mailer.DnsServers.Autodetect();

    // Set sender. It's recommended to use the address
    // from which you'll then be sending the actual e-mail.
    mailer.From.Email = "john.doe@domain.com";

    // Set the recipient's address we're going to verify.
    mailer.To.Add(email);

    // Verify the e-mail address.
    TestSendResult res =
        mailer.TestSend(SendFailureThreshold.AnyRecipientsFailed);

    switch (res)
    {
        case TestSendResult.OK:
            Console.WriteLine("Existing address");
            break;
        case TestSendResult.BadRecipient:
            // E.g. bad-recipient@good-domain.com.
            Console.WriteLine("Invalid account but valid domain");
            break;
        case TestSendResult.NoMXRecord:
            // E.g. bad-recipient@bad-domain.com.
            Console.WriteLine("Invalid account and domain");
            break;
        default:
            Console.WriteLine("Other error");
            break;
    }
}
' The e-mail address to check.
Dim email As String = "jane.doe@company.com"

Dim addressPattern As String = _
    "^(([\w-]+['\.])+[\w-]+|([\w-]+))@" & _
    "((([0-1]?[0-9]{1,2}|25[0-5]|2[0-4][0-9])\.([0-1]?" & _
    "[0-9]{1,2}|25[0-5]|2[0-4][0-9])\." & _
    "([0-1]?[0-9]{1,2}|25[0-5]|2[0-4][0-9])\.([0-1]?" & _
    "[0-9]{1,2}|25[0-5]|2[0-4][0-9])){1}|" & _
    "([a-zA-Z0-9]+[\w-]*\.)+[a-zA-Z]{2,9})$"

Dim isCorrectSyntax As Boolean = _
    System.Text.RegularExpressions.Regex.IsMatch(email, addressPattern)

If Not isCorrectSyntax Then
    Console.WriteLine("Syntax check failed")
Else
    Dim mailer As New Smtp()

    ' See in the log how exactly MailBee.NET validates the address.
    mailer.Log.Enabled = True
    mailer.Log.Filename = "C:\Temp\log.txt"
    mailer.Log.Clear()

    ' Get ready for DNS MX lookup.
    mailer.DnsServers.Autodetect()

    ' Set sender. It's recommended to use the address
    ' from which you'll then be sending the actual e-mail.
    mailer.From.Email = "john.doe@domain.com"

    ' Set the recipient's address we're going to verify.
    mailer.To.Add(email)

    ' Verify the e-mail address.
    Dim res As TestSendResult = _
        mailer.TestSend(SendFailureThreshold.AnyRecipientsFailed)

    Select Case res
        Case TestSendResult.OK
            Console.WriteLine("Existing address")
        Case TestSendResult.BadRecipient
            ' E.g. bad-recipient@good-domain.com.
            Console.WriteLine("Invalid account but valid domain")
        Case TestSendResult.NoMXRecord
            ' E.g. bad-recipient@bad-domain.com.
            Console.WriteLine("Invalid account and domain")
        Case Else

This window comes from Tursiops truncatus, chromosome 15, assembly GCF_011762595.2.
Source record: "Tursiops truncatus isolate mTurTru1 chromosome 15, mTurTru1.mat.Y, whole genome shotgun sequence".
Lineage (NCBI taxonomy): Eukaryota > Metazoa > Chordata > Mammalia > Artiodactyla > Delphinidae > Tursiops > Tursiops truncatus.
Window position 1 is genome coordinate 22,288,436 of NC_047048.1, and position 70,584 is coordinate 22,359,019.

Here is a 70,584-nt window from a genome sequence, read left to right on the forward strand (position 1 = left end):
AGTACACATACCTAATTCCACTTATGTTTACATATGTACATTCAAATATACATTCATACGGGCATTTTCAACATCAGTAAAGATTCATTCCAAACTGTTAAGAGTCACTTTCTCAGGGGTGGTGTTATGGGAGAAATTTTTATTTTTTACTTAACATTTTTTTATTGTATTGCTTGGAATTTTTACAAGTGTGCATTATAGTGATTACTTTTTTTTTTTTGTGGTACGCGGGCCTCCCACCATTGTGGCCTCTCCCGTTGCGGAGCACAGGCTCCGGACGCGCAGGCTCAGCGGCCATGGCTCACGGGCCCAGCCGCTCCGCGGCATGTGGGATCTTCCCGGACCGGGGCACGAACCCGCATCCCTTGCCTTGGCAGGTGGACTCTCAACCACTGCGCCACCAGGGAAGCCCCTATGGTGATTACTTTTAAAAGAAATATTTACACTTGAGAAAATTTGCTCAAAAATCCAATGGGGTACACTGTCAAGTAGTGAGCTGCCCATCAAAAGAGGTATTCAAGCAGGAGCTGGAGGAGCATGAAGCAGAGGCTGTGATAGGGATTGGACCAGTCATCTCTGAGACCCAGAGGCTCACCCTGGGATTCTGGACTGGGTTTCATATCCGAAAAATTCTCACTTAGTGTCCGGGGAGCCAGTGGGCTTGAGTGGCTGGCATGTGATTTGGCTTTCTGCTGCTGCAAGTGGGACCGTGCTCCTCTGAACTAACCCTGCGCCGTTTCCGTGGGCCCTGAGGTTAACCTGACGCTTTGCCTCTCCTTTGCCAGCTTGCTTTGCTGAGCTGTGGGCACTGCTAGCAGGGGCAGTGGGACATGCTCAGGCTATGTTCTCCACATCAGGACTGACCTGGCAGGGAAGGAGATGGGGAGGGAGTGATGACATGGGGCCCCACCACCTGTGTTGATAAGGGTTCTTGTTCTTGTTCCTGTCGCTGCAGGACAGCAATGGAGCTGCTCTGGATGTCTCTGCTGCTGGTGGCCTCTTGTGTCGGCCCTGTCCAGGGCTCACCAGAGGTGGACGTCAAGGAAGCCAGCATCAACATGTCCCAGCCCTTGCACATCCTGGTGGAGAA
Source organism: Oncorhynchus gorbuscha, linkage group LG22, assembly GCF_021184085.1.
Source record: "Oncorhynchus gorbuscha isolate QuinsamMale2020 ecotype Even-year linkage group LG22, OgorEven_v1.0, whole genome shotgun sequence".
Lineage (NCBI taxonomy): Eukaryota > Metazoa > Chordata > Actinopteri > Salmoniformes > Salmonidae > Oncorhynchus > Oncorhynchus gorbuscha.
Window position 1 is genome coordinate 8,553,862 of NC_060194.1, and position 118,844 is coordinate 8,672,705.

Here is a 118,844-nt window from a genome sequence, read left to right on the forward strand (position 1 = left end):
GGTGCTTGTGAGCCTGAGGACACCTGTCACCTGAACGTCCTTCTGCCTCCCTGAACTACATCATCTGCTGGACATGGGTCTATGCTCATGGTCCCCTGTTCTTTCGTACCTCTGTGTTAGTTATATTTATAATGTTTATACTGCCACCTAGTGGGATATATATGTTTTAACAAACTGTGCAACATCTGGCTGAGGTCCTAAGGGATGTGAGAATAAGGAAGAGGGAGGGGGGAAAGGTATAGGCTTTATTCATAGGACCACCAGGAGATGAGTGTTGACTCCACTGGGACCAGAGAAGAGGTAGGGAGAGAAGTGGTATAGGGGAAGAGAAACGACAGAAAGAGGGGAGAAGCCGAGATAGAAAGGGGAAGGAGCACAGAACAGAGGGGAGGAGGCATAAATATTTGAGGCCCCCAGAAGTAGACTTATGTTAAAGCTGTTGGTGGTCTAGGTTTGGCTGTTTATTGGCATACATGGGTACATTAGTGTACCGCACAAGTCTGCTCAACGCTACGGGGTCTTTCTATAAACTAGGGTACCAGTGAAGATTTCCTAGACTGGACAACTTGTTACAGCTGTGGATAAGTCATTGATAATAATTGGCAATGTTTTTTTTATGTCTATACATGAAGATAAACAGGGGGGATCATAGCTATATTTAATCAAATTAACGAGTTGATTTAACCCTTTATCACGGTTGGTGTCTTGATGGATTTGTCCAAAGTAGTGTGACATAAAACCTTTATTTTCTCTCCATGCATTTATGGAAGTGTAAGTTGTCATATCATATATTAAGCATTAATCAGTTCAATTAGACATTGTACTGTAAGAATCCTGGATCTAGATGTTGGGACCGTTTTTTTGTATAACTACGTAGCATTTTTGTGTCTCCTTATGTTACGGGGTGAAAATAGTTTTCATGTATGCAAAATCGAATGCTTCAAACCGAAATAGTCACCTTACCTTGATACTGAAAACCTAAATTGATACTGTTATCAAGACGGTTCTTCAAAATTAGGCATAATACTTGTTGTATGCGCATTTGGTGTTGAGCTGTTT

Console.WriteLine("Other error")
    End Select
End If

As you can see, the sender's address is also required (in addition to the recipient's address being tested).

Smtp.TestSend method returns not just true or false but more than 20 status codes (see TestSendResult documentation) to let the application know what exactly went wrong. For instance, if you got, let's say, TestSendResult.DnsConnectionError, this means there is a problem with the DNS server being used, not with the e-mail address being checked.

You can also verify multiple addresses at once (in this case, failureThreshold parameter denotes whether to allow failed recipients or not). In there is a single recipient only, failureThreshold parameter value is ignored.

Note that it's not always possible to validate an e-mail address with 100% accuracy guarantee. Usually, you can reliably verify the syntax and the domain part (domain.com in user@domain.com).

As for the account name part (user in user@domain.com), the server may accept the e-mail to that address but bounce it back later (so that spammers would be unable to go over the list of popular words and try each word against the server to collect valid e-mail accounts on that server).

Also, even if the e-mail address is indeed correct and the recipient's server has confirmed this, you may be unable to send an actual e-mail to that address. For instance, Gmail allows any client to check if certain e-mail address exists in its domain, but only full-fledged e-mail servers with MX and PTR records can actually send e-mail there (again, to prevent spam). So, if the machine you're sending from is a public server with MX and PTR records and it isn't blacklisted on major DNSRBL's, you shouldn't have any issues in this regard.